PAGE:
“Magic for Humans” good if you’re bored

Have a short attention span? Like neat magic tricks? Like to laugh at people’s humanity? Incredibly bored? Watch “Magic for Humans” on Netflix.

“Magic for Humans” is a Netflix original reality television series composed of six, 25 minute long episodes.

The host and executive producer of the show is Justin Willman, magician, actor and television personality. He’s best known for hosting “Cupcake Wars” on the Food Network, “Win, Lose or Draw” on the Disney Channel, and for performing his magic tricks on a YouTube channel called Magic Meltdown.

Other producers include Tim Heidecker, Dave Kneebone and Eric Wareheim.

Willman is a likable host with a grounded demeanor and good comedic timing. His love for magic is apparent and he interacts well with the subjects.

Most of his tricks, although seemingly fake, were unique and interesting with him effectively playing on human emotions with his tricks. The show begins with him taking subjects’ phones and tying them to a dozen balloons having them watch their beloved phone float up into the clouds. As Willman would say, “He’s just backing it up in the cloud.” He then turned around with the subject’s phone taped to his back. It was fun to watch peoples despair as they watched the cruel trick unfold.

The subjects are (allegedly) total strangers of the street. This seemed believable for some and not so much for others. This could be because some of them were truly unsuspecting victims or they were simply better at acting.

“Magic for Humans” attempts to teach lessons about humanity through a wide variety of magic tricks.

The six episodes are titled after their themes. They are, “Self Control”, “Express Yourself”, “Terrifying Tech”, “Seeing is Believing”, “Guilt Trip”, and “Love”. Each episode explores the dimensions and layers of their specific topic with tricks geared to getting specific responses from the subjects.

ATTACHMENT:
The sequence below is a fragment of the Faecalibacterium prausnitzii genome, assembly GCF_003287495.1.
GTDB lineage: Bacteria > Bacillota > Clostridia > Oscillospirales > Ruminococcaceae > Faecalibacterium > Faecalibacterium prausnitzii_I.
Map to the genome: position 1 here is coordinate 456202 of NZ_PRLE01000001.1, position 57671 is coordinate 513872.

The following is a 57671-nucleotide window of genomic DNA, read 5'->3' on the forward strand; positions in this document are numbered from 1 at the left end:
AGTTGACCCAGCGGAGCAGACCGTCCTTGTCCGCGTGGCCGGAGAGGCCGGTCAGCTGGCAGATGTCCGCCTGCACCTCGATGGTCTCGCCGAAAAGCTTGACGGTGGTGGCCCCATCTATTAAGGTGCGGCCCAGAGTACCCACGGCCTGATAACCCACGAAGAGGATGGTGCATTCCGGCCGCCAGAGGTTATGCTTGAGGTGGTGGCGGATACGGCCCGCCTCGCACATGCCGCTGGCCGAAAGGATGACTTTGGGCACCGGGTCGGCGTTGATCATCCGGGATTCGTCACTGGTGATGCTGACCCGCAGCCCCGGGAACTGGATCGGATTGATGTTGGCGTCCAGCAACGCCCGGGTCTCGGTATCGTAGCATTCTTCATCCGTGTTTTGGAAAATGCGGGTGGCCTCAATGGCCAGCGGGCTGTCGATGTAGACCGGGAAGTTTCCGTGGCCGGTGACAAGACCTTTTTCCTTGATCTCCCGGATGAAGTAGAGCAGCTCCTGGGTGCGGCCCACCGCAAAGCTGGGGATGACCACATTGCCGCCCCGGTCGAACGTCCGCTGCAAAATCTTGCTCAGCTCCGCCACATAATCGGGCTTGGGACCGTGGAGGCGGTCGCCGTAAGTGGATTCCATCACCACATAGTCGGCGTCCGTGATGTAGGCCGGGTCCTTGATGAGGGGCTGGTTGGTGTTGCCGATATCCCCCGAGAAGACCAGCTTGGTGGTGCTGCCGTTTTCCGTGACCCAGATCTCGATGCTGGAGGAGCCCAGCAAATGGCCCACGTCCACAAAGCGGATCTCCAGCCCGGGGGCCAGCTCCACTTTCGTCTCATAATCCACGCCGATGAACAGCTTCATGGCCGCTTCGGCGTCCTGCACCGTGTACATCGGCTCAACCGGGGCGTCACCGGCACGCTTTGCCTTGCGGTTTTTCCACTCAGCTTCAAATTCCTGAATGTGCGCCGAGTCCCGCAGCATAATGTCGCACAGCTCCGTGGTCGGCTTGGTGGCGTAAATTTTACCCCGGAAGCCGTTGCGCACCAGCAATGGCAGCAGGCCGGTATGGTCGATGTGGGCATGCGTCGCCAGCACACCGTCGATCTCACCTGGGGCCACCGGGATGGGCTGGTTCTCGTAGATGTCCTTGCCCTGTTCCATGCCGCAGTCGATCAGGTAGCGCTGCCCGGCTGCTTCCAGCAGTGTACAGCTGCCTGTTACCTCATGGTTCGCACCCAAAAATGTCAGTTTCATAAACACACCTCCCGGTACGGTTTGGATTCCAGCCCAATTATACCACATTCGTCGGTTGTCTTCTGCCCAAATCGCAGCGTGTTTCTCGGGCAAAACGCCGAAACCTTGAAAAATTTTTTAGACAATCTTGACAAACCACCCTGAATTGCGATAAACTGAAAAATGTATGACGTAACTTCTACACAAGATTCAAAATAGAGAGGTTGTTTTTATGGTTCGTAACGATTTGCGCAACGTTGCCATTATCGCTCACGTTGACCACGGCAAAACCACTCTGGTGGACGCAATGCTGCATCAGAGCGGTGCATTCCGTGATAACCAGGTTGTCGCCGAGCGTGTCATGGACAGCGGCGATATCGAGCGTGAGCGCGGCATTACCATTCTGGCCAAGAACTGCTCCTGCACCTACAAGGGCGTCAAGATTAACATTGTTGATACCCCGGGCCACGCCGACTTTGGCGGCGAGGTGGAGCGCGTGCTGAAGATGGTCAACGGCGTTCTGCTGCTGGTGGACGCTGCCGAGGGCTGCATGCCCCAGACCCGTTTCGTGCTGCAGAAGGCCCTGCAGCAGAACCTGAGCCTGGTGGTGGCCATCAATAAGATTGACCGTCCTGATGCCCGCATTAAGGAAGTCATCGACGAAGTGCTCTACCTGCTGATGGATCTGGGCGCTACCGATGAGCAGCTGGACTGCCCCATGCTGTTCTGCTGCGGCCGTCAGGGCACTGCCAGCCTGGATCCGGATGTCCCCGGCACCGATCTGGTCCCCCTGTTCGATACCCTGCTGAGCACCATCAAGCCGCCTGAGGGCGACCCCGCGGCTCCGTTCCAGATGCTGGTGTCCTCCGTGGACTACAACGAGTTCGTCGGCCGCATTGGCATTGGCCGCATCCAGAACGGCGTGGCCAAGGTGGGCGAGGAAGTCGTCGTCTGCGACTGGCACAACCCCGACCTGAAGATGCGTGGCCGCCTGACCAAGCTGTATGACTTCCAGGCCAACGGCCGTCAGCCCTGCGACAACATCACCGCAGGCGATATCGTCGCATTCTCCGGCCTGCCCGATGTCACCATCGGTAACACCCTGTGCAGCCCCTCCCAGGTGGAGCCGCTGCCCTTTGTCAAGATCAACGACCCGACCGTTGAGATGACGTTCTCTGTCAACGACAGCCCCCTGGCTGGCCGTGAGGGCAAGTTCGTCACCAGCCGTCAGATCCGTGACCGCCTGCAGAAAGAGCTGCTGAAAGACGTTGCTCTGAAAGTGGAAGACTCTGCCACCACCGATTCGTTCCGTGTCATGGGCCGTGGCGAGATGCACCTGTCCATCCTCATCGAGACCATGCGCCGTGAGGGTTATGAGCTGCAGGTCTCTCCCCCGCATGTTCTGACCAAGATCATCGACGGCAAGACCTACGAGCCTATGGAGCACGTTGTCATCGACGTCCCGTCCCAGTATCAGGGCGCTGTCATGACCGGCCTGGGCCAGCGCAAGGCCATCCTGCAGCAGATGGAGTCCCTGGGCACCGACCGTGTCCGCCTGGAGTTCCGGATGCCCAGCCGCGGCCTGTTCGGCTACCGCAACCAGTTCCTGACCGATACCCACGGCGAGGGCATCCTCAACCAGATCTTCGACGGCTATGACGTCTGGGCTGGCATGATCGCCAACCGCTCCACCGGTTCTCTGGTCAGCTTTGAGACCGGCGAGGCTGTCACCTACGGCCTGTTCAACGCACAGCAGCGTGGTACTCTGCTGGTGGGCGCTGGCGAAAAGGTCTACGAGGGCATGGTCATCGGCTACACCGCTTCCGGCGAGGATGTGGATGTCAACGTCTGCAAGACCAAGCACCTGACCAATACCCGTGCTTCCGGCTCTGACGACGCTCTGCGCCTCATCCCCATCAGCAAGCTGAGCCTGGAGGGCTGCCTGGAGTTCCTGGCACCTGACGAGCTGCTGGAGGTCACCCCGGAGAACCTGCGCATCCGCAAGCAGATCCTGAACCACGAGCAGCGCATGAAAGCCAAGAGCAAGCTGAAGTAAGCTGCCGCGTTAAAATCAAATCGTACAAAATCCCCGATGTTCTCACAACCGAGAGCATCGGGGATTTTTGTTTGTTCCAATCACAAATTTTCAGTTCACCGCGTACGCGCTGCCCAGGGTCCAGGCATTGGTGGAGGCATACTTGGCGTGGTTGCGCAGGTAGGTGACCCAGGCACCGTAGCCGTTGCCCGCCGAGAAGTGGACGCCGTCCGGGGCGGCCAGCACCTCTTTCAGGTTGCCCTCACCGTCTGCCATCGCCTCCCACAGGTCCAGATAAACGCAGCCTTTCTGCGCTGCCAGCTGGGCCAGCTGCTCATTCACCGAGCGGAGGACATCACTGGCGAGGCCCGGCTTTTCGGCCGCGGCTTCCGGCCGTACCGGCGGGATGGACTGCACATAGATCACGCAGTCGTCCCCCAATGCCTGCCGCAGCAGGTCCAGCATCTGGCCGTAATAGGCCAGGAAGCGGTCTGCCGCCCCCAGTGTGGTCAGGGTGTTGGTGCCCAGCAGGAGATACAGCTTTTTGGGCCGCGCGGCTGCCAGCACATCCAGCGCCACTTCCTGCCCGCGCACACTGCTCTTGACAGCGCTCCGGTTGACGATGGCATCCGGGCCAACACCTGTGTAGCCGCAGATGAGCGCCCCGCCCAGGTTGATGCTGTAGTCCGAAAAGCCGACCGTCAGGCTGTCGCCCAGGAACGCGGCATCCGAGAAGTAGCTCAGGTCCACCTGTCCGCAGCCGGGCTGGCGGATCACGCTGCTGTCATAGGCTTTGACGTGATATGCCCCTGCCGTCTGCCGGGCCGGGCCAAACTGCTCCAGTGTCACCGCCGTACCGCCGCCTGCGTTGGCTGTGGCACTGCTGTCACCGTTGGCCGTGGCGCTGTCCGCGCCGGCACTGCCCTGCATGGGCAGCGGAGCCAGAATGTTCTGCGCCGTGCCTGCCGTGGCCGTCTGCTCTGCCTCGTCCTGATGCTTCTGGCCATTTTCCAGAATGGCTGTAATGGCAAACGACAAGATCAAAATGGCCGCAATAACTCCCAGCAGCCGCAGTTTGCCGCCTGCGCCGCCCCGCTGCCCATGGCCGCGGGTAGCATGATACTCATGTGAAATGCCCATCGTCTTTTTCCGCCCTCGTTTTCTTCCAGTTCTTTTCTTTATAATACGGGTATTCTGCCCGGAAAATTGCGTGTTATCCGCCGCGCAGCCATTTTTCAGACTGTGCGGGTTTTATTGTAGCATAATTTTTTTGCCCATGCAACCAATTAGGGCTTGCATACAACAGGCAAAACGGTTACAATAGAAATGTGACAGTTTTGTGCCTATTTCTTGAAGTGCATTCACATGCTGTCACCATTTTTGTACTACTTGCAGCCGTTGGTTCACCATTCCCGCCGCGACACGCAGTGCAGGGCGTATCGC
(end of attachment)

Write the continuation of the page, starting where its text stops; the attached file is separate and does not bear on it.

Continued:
The show is full of quirky editing and quick random-seeming clips in-between tricks. These include the two short segments, “Trick Questions” and “Magic for Susan’s”. Each episode has roughly five larger scale tricks or experiments and a few shorter ones thrown in for good measure.

The show is fast paced and throws a lot at you in the span of twenty-five minutes, so I highly recommend if you like simple fun entertainment and have a short attention span.

The show does integrate some adult humor, especially in the episode “Love” where he discusses sexuality with the subjects.

The magic at times seems staged. They work with children in some episodes and these children gave away some believability by not being great actors and not seeming genuine in their surprised reactions to the tricks.

My favorite episode of the series was “Seeing is Believing” because they used old video clips of Willman when he was younger and connected that to his love for magic today and gave more reason and purpose to the episode’s theme.

Some of the most memorable tricks were first- when Willman made subjects believe they were invisible and second- when he made subjects who have undergone surgery believe the doctor implanted a microchip in them by using magic.

IMDb rated the show 7.2/10. I think this is a fair and agreeable score for this show. Although it is flawed, and I question the legitimacy of the magic tricks, it’s a very neat concept for a show and every episode made me smile.